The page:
Recipe for Disaster: Building Policy on Shaky Ground Webinar

The New Zealand Initiative's 2018 report on policy responses to the Christchurch earthquake argues that government failed to anticipate the problems caused by policy and regulatory uncertainty.

Dr Crampton (the webinar's presenter) and Dr Bryce Wilkinson are co-authors of the New Zealand Initiative’s 2018 report on policy responses to the Christchurch earthquake, Recipe for Disaster: Building Policy on Shaky Ground .

The report argues that government failed to anticipate the problems caused by policy and regulatory uncertainty. Spending years after an earthquake revising city plans and building codes can too easily make the best the enemy of the good enough. Forward planning can avoid some of these problems by pre-specifying the governance arrangements of any post-disaster recovery agency, by setting disaster contingencies into long term plans, and by restructuring EQC’s relations with insurers to avoid undue delays in reconstruction.

Dr Crampton’s webinar will discuss the report's findings and implications for both central and local government.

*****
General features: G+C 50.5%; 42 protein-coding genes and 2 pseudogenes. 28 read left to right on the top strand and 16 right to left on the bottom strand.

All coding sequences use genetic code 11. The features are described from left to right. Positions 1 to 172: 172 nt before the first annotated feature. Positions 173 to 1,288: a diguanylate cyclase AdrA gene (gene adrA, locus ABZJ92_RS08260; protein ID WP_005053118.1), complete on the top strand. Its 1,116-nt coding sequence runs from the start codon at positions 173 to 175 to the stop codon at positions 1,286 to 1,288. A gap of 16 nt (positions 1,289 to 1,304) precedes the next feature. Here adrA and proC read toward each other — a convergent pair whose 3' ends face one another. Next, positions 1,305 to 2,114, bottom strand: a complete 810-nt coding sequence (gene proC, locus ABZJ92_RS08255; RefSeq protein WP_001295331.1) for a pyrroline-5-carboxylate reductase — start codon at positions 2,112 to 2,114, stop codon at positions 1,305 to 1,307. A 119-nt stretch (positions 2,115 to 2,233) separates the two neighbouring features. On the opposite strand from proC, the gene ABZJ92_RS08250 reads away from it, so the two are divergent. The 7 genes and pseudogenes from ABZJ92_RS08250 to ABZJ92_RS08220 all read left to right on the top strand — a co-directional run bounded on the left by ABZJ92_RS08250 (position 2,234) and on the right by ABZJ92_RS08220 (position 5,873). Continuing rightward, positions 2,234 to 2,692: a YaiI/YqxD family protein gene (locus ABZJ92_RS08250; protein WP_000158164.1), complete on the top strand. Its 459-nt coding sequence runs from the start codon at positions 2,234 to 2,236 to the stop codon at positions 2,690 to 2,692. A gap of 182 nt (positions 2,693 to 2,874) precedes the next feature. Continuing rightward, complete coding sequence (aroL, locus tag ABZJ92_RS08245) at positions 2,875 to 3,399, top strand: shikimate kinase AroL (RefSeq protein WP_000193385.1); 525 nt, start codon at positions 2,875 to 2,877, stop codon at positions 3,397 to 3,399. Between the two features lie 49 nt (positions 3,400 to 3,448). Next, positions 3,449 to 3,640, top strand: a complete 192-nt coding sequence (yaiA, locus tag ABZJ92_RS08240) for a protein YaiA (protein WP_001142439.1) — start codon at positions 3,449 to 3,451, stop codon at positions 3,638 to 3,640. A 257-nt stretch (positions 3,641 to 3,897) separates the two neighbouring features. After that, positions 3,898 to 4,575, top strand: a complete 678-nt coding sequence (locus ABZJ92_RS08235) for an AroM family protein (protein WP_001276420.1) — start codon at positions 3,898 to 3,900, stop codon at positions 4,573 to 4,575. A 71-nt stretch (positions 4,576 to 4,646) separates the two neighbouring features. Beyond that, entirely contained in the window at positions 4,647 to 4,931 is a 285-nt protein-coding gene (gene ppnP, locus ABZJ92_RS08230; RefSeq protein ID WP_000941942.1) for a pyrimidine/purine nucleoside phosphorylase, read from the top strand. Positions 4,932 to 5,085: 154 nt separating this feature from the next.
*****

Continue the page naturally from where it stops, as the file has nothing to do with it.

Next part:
PLEASE NOTE:
This webinar is being charged on a per council basis and is open to elected members and employees of a local authority. Others will be admitted by invitation only. We will send out a link with login instructions for the webinar the day before the webinar (Tuesday 29 May).
You'll have access to the webinar recording so you don't have to be available at the time of the live webinar.

Presenters

  • Dr Eric Crampton

    Chief Economist, The New Zealand Initiative

    Dr Eric Crampton is Chief Economist with The New Zealand Initiative in Wellington. Prior to joining the Initiative in 2014, Dr Crampton was based in Christchurch where he was Senior Lecturer in Economics with the University of Canterbury; he was Christchurch-based during the earthquakes. He is co-author of several Initiative reports, including work on local government and policy reform, the student loans system, economic growth, and student performance.